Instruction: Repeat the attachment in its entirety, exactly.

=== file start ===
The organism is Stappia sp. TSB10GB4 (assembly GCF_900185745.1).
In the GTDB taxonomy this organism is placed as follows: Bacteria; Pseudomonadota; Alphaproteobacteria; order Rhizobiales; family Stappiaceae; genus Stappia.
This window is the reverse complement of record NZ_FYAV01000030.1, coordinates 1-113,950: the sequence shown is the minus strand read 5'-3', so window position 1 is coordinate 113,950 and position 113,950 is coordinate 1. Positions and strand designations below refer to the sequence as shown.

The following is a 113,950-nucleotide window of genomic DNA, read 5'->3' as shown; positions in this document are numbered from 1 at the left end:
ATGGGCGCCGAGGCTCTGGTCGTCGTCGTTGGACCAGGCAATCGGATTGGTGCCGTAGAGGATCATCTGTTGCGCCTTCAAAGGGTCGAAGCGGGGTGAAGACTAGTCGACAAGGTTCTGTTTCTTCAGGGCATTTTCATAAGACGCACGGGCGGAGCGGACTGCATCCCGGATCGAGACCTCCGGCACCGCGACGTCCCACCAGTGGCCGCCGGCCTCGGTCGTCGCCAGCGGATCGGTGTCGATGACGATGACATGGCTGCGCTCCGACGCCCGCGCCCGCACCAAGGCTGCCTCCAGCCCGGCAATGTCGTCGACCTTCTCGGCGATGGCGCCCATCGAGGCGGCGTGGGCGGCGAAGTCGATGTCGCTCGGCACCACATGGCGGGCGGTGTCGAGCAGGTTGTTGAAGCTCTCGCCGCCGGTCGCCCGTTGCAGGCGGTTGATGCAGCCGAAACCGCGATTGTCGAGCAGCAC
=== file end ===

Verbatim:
The organism is Stappia sp. TSB10GB4 (assembly GCF_900185745.1).
In the GTDB taxonomy this organism is placed as follows: Bacteria; Pseudomonadota; Alphaproteobacteria; order Rhizobiales; family Stappiaceae; genus Stappia.
This window is the reverse complement of record NZ_FYAV01000030.1, coordinates 1-113,950: the sequence shown is the minus strand read 5'-3', so window position 1 is coordinate 113,950 and position 113,950 is coordinate 1. Positions and strand designations below refer to the sequence as shown.

The following is a 113,950-nucleotide window of genomic DNA, read 5'->3' as shown; positions in this document are numbered from 1 at the left end:
ATGGGCGCCGAGGCTCTGGTCGTCGTCGTTGGACCAGGCAATCGGATTGGTGCCGTAGAGGATCATCTGTTGCGCCTTCAAAGGGTCGAAGCGGGGTGAAGACTAGTCGACAAGGTTCTGTTTCTTCAGGGCATTTTCATAAGACGCACGGGCGGAGCGGACTGCATCCCGGATCGAGACCTCCGGCACCGCGACGTCCCACCAGTGGCCGCCGGCCTCGGTCGTCGCCAGCGGATCGGTGTCGATGACGATGACATGGCTGCGCTCCGACGCCCGCGCCCGCACCAAGGCTGCCTCCAGCCCGGCAATGTCGTCGACCTTCTCGGCGATGGCGCCCATCGAGGCGGCGTGGGCGGCGAAGTCGATGTCGCTCGGCACCACATGGCGGGCGGTGTCGAGCAGGTTGTTGAAGCTCTCGCCGCCGGTCGCCCGTTGCAGGCGGTTGATGCAGCCGAAACCGCGATTGTCGAGCAGCAC